3) SPFx web part 

Next, we update our SPFx webpart to only pass in the serviceScope once to our top level component:

4) Top level React component 

Our top level component will need to be wrapped with the AppContext so that any nested component will be able to consume it. This just needs to be done once on the top level react component. You will notice that the HelloUser child component does not need any props passed in.

5) Child component  

Due to the Higher Order component and the useContext hook, we are able to access the serviceScope property from withing the child component. We can grab the MSGraphClient from the serviceScope and start making calls to the Graph:

And that's it! This way, we can use the React useContext hook to globally share our SPFx service scope.

Hopefully you have found this post helpful! All code is added in the GitHub repo here:

Also, if you are interested, here are all my previous articles on SPFx service scopes:

SharePoint Framework: Org Chart web part using Office UI Fabric, React, OData batching and Service scopes

Getting the current context (SPHttpClient, PageContext) in a SharePoint Framework Service

Service Locator pattern in SPFx: Using Service Scopes

Service Locator pattern in SPFx: Using nested scopes to work with multiple components


Usama Wahab Khan said...

Fantastic article

Rafael Garcia said...

Hi Vard, I hope you are doing well.
Maybe I am losing something but I don't see the need of React hooks or HOC to achieve the same result.
React Context existed much before hooks (, and you can use that API both in the Provider (as you are doing) as in the Consumer. In the child component you just need to import AppContext.ts and use static contextType = AppContext;

Vardhaman Deshpande said...

Hi Rafa, I am good thanks, Hope you are doing great as well!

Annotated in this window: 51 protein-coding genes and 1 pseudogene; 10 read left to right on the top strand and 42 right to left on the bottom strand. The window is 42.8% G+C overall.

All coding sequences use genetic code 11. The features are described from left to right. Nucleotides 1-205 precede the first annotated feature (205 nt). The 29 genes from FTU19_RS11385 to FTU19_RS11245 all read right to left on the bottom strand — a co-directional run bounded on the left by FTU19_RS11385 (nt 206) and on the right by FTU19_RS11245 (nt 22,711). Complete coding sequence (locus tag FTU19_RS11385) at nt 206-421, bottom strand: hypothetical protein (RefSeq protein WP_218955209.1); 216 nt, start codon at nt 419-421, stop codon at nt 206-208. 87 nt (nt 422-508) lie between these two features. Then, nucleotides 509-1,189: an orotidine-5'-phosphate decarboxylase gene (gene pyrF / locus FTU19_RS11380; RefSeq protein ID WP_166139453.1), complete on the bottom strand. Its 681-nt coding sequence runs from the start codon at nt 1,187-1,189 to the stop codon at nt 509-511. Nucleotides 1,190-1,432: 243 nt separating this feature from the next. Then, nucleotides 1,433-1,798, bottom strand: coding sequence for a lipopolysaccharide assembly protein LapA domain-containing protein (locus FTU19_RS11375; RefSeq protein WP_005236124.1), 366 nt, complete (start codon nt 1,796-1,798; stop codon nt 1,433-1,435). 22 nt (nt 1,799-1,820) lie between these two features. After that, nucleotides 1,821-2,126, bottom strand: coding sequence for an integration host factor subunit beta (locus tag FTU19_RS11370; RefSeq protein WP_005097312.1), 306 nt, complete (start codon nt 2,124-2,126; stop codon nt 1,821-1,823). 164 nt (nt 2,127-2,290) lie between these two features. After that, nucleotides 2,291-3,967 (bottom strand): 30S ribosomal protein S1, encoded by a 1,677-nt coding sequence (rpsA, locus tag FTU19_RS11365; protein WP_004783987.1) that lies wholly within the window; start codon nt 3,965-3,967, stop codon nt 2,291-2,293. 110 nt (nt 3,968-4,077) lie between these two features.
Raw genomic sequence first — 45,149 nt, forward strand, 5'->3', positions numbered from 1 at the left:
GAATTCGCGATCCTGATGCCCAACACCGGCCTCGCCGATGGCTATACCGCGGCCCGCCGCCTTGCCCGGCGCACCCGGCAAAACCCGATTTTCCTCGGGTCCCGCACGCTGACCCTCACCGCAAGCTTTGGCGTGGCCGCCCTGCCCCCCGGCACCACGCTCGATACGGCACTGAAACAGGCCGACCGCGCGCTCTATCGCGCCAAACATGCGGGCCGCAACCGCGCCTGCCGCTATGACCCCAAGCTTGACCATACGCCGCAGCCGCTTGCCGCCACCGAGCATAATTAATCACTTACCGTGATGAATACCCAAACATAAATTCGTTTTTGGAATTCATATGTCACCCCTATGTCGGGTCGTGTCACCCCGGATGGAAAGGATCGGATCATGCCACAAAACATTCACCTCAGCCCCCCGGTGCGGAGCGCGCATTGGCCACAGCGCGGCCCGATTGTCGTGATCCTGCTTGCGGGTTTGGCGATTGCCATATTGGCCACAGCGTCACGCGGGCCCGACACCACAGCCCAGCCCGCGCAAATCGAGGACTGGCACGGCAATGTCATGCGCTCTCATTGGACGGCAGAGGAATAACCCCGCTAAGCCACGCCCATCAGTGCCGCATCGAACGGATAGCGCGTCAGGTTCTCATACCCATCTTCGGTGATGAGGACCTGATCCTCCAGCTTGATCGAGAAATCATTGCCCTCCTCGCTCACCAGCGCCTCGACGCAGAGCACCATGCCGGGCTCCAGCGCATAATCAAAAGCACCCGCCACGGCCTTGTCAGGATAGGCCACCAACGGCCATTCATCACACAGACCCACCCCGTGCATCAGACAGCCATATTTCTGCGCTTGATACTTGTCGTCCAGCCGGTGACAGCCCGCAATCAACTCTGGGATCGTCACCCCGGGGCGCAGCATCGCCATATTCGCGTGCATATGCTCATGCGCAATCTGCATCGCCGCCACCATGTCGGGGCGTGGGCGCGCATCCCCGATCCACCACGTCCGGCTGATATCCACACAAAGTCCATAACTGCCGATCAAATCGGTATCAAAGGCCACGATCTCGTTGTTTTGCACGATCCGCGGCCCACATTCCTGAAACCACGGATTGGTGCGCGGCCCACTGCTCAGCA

Yo are right, in simple scenarios you could get away with just doing static contextType = AppContext but as mentioned in the article you posted, it could get tricky if the child component was dependent on multiple contexts. In that scenario, you would have to resort to something like this:

(An argument can definitely be made that why not combine both contexts in a single context but that would make component re-use slightly more complex)

Also, I am not a big fan of wrapping the child component in a tag every-time. Using HOC with hooks or even using only hooks makes the code simpler in my opinion.

Rafael Garcia said...

I am not a fan of extra wrapping either, and technically the HOC is wrapping the child component as well.
With React Context for classes you have two different options:
- Wrapping your child component with the AppContext.Consumer component that uses render props.
- Use the mentioned Class.contextType (static contextType = AppContext). In this case, the context is available in this.context and no wrapping is needed.

Vardhaman Deshpande said...

I think the main benefit you get with HOC is that you are able to specify which properties from the context get passed into the child component (e.g. the service scope in this case). With doing using 'static contextType = AppContext' you are passing the entire context again. I think both options are valid depending on the use case.